Skip to main
University-wide Navigation

A graduate of the Class of 2010, Doug Oyler has dedicated his time pushing the University of Kentucky College of Pharmacy (UKCOP) further and educating future generations of pharmacy students.

Oyler’s journey began with his residency at UK HealthCare, where he later served as a trauma pharmacist, the catalyst for his opioid research. Oyler then developed the hospital's opioid stewardship program in 2016, focusing on safe prescribing practices. His opioid research and his collaboration with hospitals across Kentucky contributed to him receiving the American Society of Health-System Pharmacists Best Practice Award in 2019.

Today, Oyler is back at UKCOP, where he applies his unique skill set to keep the college at the forefront of pharmaceutical education. He works alongside his good friend and mentor, Frank Romanelli. Romanelli and Oyler connected during Oyler’s residency and fellowship. Oyler learned from Romanelli and cited Romanelli as a significant influence and mentor on research, writing, and his role as a faculty member.

Oyler's drive and determination have allowed him to improve on the foundation of UKCOP as well as his personal life. He continues to be a valued member of our faculty and has had a profound impact on the college and Kentucky.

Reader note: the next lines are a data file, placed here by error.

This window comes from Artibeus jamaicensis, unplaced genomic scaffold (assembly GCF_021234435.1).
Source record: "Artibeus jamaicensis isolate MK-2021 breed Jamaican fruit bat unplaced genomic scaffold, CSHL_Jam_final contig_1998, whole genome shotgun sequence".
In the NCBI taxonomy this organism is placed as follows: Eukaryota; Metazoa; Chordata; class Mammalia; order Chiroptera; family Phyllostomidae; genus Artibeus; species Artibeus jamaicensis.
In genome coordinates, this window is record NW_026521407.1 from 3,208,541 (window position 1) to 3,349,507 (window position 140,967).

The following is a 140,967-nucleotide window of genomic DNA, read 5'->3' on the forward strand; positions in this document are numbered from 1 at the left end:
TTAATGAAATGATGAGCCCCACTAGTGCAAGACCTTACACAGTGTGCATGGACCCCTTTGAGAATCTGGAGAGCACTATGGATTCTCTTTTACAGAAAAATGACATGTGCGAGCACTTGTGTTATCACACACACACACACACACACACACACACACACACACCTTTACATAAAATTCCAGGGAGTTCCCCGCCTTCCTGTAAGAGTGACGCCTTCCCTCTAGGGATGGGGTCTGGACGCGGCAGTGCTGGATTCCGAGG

We wish to remember and honor those who inhabited this Commonwealth before the arrival of the Europeans. Briefly occupying these lands were the Osage, Wyndott tribe, and Miami peoples. The Adena and Hopewell peoples, who are recognized by the naming of the time period in which they resided here, were here more permanently. Some of their mounds remain in the Lexington area, including at UK’s Adena Park.

In more recent years, the Cherokee occupied southeast Kentucky, the Yuchi southwest Kentucky, the Chickasaw extreme western Kentucky and the Shawnee central Kentucky including what is now the city of Lexington. The Shawnee left when colonization pushed through the Appalachian Mountains. Lower Shawnee Town ceremonial grounds are still visible in Greenup County.

We honor the first inhabitants who were here, respect their culture, and acknowledge the presence of their descendants who are here today in all walks of life including fellow pharmacists and healthcare professionals.